It’s not all about high technology start-ups


Throughout the world there is currently lots of hype about high growth technology start-ups. In the UK, accelerator programmes developed by successful US tech entrepreneurs have ignited interest in searching out the next Google or LinkedIn.  The craze of boot camps and lean start-up initiatives, designed to help the next global star get off the ground, have attracted the attention of the policy makers keen to identify the next big employer.

I am a big supporter of the start-up agenda; however saying we don’t need any more hairdressers or life style businesses is wrong! High technology starts ups are only part of the answer. There is so much potential in what I would refer to as the traditional industries of engineering, retailing and indeed construction. I was fortunate today to meet the founder and MD of what could at face value be termed a traditional business, but they are a construction company with a difference – they have grown to some £3M in less than three years and employ +20 of people. They have the secret ingredients of:

  • A strong brand and edge in the market place (innovation)
  • A passionate leader who is ambitious and keen to grow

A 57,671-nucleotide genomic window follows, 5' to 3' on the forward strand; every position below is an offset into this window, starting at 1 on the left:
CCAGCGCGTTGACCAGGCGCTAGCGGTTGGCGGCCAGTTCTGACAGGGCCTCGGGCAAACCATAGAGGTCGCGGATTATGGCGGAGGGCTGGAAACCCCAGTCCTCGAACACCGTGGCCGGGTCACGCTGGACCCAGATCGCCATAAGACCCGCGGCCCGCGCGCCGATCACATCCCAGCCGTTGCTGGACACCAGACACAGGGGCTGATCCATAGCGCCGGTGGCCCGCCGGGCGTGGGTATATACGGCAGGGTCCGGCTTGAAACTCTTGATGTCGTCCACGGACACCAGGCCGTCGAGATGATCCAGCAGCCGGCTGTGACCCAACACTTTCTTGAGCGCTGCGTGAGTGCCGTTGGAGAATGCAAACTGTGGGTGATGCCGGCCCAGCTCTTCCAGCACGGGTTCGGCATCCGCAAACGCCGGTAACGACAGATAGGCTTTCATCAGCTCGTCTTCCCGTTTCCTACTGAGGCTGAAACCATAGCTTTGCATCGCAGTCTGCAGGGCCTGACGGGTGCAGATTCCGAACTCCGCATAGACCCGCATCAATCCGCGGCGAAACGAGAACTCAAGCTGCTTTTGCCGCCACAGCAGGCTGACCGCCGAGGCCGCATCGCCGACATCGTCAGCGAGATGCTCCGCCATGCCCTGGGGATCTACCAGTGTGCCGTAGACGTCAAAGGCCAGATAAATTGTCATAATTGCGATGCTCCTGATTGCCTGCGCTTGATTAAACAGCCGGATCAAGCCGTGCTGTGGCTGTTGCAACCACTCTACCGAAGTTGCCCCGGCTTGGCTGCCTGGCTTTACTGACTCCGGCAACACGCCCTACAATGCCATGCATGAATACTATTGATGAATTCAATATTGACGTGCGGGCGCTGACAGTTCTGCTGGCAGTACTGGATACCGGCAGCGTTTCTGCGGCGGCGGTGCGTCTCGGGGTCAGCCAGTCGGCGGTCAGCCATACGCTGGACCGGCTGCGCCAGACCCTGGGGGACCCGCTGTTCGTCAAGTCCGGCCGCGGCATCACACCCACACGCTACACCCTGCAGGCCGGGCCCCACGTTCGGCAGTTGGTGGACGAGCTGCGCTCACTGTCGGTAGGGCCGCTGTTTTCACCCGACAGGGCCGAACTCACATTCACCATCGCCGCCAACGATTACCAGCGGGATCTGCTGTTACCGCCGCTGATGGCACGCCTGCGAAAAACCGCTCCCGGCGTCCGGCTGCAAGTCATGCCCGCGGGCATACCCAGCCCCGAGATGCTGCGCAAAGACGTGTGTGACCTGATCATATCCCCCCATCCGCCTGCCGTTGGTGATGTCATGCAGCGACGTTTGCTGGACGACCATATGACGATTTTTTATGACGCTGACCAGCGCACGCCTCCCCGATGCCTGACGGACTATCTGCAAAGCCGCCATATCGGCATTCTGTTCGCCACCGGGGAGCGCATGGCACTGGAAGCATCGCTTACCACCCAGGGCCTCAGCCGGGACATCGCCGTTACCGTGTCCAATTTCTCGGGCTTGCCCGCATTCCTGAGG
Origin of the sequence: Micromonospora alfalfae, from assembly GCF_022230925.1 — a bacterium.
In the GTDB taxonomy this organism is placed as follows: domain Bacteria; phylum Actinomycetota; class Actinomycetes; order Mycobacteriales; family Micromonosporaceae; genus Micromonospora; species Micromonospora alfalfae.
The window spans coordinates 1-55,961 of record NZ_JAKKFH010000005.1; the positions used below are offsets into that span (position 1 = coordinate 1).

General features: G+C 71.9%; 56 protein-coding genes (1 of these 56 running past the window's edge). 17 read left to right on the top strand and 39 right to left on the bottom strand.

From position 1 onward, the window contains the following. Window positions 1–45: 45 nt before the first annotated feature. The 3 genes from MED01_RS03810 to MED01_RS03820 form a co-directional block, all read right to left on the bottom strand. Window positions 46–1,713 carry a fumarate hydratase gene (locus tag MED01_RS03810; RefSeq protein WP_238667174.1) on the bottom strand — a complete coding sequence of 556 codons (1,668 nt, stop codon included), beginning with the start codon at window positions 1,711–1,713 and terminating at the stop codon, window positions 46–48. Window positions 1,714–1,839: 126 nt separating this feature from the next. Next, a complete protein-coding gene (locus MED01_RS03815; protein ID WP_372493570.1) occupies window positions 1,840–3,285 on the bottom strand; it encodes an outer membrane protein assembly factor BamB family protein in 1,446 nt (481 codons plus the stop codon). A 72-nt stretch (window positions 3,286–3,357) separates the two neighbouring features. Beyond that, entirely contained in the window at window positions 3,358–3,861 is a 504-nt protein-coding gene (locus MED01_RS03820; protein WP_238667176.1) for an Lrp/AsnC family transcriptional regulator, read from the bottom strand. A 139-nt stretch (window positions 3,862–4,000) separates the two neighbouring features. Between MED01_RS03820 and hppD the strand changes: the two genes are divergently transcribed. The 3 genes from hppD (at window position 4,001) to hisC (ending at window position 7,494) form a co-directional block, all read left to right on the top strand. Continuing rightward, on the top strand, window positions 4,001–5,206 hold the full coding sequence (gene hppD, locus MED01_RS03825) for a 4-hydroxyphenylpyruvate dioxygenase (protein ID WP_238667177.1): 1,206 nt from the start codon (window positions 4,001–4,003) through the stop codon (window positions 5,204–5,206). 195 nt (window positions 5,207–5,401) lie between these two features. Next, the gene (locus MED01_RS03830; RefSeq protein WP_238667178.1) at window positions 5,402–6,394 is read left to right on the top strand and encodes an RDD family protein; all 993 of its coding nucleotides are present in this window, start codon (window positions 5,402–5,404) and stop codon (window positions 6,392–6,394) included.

• Strong team
  • Delivering “off the scale” customer service
  • Looking after those who are important – staff, customers and suppliers
  • Strong financial management

They are not high technology, just a decent honest business led by an individual on a mission. High technology businesses are not the panacea for job creation, individuals who want to make a difference and who have a great idea are the ones who will drive the economy. They maybe very traditional in their offering but use enabling technology to drive growth. The Sunday Times Fast Track 100 is stacked with businesses that do normal stuff and include accountants and petrol stations, at face value not high-tech but embrace new technology to accelerate their growth and performance. Individuals who think differently run these companies. So if you run a chip shop, you could be the next Harry Ramsden, or maybe a hairdresser, Vidal Sassoon didn’t do so bad neither did Toni and Guy.